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Medium 9781475847086

Principals’ Perspectives of a Race to the Top-Style Teacher Evaluation System

Murakami, Elizabeth; Tran, Natalie Rowman & Littlefield Publishers ePub

Douglas Wieczorek

Brandon Clark

George Theoharis

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Principals’ Perspectives of a Race to the Top-Style Teacher Evaluation System

Abstract: Set in a collective bargaining state in the Northeastern U.S., this exploratory case study investigated how a sample of 12 public school principals interpreted new teacher evaluation processes required by Race to the Top (RTTT). Principals reported that the RTTT evaluation system disrupted established routines and contractual guidelines for evaluating all their teachers and held principals more accountable for supervision and evaluation processes. The embedded evaluation protocols and rubrics established clearer expectations for teachers’ performance, and aligned state-, district-, and school-level instructional goals. However, principals believed the RTTT policy emphasis on teachers’ ratings raised concerns about their teachers’ employment status, professional growth, and instructional improvement. Our findings suggest that principals may have difficulty balancing instructional supervision and evaluation processes in these types of high-stakes policy systems.

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Medium 9781475816457

The Impact of Principalship on School Culture: A Turkish Case

Rowman & Littlefield Publishers ePub

Mustafa Celikten

The concepts of principalship and culture are intertwined. Organizational literature has recognized principalship as an essential element in determining culture and productivity (Chelte, Hess, Fanelli, & Ferris, 1989). By the same token, culture has been recognized as a powerful element in determining principalship effectiveness. This linkage is evident in educational research where school culture has been related to principal effectiveness (Anderson, 1982), faculty trust in the principal, and trust among teachers (Tarter & Hoy, 1988).

Krajewski (1996) states that the principal is the “chief enculturing agent” (p. 3) because the principal is expected to be the initiator, facilitator, visionary, and leader of the school. According to Krajewski, principals must make the culture come alive for staff through developing shared purposes, beliefs, values, and core concepts that focus on teaching and learning, community building, collegiality, character development, and other school issues and concerns. Further, Portin, Shen, and Williams (1998) remind us that the principal needs to be viewed as the master teacher of the learning organization, offering students and faculty safe and caring surroundings that contribute to developing educated minds.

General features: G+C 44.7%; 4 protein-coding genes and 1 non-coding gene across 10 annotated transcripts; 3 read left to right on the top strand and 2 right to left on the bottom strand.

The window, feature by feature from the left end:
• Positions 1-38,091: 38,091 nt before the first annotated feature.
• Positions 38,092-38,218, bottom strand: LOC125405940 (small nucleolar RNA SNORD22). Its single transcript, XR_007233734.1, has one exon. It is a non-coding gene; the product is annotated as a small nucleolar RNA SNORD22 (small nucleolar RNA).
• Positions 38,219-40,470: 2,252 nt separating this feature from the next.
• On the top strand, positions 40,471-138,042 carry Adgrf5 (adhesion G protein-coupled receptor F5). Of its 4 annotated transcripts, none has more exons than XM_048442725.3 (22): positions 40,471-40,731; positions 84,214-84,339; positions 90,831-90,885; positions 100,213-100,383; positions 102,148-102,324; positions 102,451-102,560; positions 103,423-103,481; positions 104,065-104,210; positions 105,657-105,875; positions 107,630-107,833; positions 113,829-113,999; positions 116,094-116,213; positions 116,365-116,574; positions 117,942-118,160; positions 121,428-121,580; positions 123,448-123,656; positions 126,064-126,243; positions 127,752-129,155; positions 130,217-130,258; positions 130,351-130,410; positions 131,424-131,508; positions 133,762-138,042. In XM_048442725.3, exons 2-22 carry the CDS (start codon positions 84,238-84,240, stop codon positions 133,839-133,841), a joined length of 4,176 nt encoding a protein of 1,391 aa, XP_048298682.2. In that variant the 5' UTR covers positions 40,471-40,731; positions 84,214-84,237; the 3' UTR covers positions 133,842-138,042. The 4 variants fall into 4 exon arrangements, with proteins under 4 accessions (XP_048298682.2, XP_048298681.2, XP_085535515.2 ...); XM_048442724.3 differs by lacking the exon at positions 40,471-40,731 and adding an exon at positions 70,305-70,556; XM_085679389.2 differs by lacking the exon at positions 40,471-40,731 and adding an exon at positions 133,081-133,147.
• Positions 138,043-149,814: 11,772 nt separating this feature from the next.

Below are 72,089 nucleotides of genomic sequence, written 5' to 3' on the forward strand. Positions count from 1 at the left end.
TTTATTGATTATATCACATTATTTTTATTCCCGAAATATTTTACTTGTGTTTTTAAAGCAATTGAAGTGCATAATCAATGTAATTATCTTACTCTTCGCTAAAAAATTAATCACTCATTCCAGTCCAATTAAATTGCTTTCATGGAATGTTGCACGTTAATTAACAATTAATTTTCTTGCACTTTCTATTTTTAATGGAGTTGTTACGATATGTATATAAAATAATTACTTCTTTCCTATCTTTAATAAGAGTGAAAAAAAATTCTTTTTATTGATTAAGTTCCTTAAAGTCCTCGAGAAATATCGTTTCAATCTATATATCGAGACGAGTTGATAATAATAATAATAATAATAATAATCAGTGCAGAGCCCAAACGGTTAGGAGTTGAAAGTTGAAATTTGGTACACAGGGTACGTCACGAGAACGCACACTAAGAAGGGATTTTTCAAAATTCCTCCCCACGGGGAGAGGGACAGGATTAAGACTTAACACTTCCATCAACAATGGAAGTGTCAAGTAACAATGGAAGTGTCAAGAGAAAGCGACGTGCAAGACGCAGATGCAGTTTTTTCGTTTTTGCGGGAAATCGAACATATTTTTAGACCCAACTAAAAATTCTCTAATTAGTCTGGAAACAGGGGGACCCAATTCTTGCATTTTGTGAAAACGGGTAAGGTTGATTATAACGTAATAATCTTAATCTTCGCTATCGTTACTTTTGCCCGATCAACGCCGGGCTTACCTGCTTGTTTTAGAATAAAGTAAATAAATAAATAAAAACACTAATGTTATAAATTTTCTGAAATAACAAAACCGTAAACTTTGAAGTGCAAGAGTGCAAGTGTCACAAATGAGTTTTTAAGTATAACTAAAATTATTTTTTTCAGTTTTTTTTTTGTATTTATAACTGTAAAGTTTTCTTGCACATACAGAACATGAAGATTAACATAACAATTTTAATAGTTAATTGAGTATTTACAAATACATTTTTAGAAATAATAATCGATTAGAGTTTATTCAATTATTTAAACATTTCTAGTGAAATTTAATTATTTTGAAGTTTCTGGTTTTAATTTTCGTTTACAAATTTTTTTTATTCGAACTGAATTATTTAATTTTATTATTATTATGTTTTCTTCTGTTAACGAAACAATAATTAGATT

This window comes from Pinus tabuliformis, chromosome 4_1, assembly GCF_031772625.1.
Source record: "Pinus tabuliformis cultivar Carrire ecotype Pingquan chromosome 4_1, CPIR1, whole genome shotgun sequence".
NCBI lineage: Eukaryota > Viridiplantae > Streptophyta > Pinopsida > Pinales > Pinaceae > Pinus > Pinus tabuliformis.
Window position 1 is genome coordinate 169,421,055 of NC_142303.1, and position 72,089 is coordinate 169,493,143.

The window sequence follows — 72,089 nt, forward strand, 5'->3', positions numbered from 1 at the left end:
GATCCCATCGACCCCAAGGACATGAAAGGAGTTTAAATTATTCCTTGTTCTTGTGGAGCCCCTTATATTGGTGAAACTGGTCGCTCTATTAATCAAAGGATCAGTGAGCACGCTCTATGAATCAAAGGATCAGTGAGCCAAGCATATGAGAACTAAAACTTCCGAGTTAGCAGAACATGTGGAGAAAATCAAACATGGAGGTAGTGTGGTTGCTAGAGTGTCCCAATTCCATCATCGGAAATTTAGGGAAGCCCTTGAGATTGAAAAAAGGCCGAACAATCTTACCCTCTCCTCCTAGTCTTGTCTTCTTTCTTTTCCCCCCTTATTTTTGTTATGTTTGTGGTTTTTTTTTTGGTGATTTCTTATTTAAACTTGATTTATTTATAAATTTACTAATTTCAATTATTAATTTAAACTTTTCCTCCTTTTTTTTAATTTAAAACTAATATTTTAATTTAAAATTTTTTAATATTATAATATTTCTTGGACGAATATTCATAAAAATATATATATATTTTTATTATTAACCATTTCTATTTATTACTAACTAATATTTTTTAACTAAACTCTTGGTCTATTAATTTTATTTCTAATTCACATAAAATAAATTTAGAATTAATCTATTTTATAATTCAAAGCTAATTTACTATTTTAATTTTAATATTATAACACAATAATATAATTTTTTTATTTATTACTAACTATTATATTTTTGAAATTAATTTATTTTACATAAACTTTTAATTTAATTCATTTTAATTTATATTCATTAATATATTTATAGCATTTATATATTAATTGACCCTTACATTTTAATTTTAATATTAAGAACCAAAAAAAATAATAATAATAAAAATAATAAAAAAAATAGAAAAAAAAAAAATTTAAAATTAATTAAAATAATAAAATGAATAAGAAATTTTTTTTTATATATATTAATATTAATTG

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Medium 9781475815887

The Challenge of Total Quality Management in Education

International Journal of Educational Reform R&L Education ePub

ROGER KAUFMAN

Center for Needs Assessment and Planning

The Florida State University

Tallahassee, FL 32306-2022

The quest to achieve “total quality” is prudent and timely. Based on Japanese industrial successes resulting in impressive domination of many world markets, there are still cries for education to help make the U.S. once again competitive. While businesses are pursuing quality management programs, attention is now turning to do likewise in our schools.

Total Quality Management (1QM) is a continuous process which intends to deliver to clients what they want, when they should have it. When 1QM is successful, the client will be satisfied with what is delivered. Quality may be defined as providing what is required as judged by the client. It is accomplished through (a) everyone in the organization committing to achieve useful results; (b) a shared passion for quality; and (c) decisions based on performance data.